.
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Old 08-09-2015, 10:27 PM   #36
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Quote:
Originally Posted by Supershafts View Post
It's 2 teeth at a time, and usa standard doesn't have the same processes as Dana and other quality gear companies.

Now the other issues are possibly for some here.... Are we doing a break in on new gears or just running them ?
I know many people seem to believe break in isn't important, but it actually is very important. Especially if you have a quality gear where run in was done and your set up isn't dead on perfect with their run in pattern.
Now you're running a gear in a different area it has no heat cycling , there is no run in between them and they're seeing excessive loads cold put against them.......
Another thing to do is get the diff to temp before runs... I know people don't believe in that either but, it is important and it does help greatly.

Putting them (gears) together in bind is KILLING them, there will be deflection and now you have it where they will be forced to break since there is no room either way for deflection..............
That brings me to the pinion 1 tooth on larger ratios.... there is not 1 tooth engagement at a time.... On any ratio it is never one tooth engagement... as one begins, one is center, and one is leaving always having 2 teeth on eachother together, now they're being hammered between eachother......

What happens to hardened material being hammered and pressurized ???? it cracks.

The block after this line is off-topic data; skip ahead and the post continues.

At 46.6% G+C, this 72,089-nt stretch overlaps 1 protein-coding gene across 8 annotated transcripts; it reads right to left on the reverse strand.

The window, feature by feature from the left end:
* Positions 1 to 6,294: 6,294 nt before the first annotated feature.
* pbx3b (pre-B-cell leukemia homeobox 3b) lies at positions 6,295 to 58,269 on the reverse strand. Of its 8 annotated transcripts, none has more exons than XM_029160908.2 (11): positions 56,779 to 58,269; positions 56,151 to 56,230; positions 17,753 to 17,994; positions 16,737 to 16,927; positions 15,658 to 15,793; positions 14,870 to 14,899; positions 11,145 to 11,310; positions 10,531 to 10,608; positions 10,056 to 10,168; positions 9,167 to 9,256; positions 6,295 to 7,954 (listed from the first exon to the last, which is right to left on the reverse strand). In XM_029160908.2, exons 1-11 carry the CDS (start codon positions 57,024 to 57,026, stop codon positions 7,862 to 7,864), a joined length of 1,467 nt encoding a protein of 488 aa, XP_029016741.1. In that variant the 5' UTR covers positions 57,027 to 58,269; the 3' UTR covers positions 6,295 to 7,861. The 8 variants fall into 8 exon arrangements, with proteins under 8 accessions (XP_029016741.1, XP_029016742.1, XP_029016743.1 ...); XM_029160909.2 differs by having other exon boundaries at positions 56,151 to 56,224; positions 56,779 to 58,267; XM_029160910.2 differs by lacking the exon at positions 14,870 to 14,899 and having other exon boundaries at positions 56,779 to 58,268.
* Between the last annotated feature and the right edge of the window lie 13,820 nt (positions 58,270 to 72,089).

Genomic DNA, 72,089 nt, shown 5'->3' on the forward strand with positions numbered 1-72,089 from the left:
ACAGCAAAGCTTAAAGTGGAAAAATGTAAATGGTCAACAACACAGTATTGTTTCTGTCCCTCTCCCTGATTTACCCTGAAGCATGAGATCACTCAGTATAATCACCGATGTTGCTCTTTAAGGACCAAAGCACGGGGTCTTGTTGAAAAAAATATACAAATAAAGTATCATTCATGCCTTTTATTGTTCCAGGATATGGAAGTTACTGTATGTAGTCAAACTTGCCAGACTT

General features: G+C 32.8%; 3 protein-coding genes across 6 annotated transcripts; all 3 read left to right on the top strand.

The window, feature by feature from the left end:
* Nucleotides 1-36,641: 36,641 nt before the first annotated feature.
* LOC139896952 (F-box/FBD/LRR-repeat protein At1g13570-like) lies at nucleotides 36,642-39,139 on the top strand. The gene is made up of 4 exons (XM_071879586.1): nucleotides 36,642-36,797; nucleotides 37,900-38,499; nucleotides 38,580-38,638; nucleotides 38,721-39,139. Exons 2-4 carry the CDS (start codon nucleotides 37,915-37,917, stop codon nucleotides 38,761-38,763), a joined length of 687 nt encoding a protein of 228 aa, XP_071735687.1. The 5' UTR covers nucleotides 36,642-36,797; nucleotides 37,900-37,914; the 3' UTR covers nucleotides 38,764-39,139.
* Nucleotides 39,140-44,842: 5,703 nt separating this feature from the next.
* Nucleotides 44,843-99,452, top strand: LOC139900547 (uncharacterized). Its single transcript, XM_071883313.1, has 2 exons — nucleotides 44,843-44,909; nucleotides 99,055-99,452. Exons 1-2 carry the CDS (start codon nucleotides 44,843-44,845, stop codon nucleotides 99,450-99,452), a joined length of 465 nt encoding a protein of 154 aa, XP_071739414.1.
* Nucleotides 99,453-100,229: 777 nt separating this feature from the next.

You need to really understand whats happening, it's far more than depth and backlash. There are preloads that counter deflection and tooth pattern run off which is present in every diff.

.
.
4.88s never have 2 teeth in full mesh was my point. Also you need to understand pulling trucks with filled blocks and solid suspension do not have the luxury of properly breaking in gears. But if we get a season on 2-3 r&p's at our power level ill take it.
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Old 08-10-2015, 06:51 PM   #37
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Quote:
Originally Posted by Supershafts View Post
Don't use usa standard....... they are missing important processes.

Set the pin height with your tool to what the dana spec is then check the pattern, then make adjustments from there.
Don't run the bl as others have said, all that does is create drag, ring teeth will deflect and there will be BIND. I wouldn't even recommend doing less than .005.

Make sure you use a case spreader, learn how to use it, learn how to set the carrier preload so is DOESN'T deflect as much under load and open up the bl, which bl moves up and and down the tooth and what causes ring failures.

.
What processes are they missing?
 
Old 08-10-2015, 06:55 PM   #38
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I may be way off here but has anyone tried reverse rotation gears? I'm guessing they are weaker in that configuration but I'm not that familar with them.
 
Old 08-10-2015, 07:09 PM   #39
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How would you put break in miles on a dedicated puller?

And am I reading these right? Some guys are going through a set of gears every 1000 feet or so? How is pulling so much harder on them than drag racing with trans brake launches and better traction?
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Old 08-10-2015, 08:13 PM   #40
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How would you put break in miles on a dedicated puller?

And am I reading these right? Some guys are going through a set of gears every 1000 feet or so? How is pulling so much harder on them than drag racing with trans brake launches and better traction?
What people don't understand is drag racers are not tugging 40k-60k pounds behind them.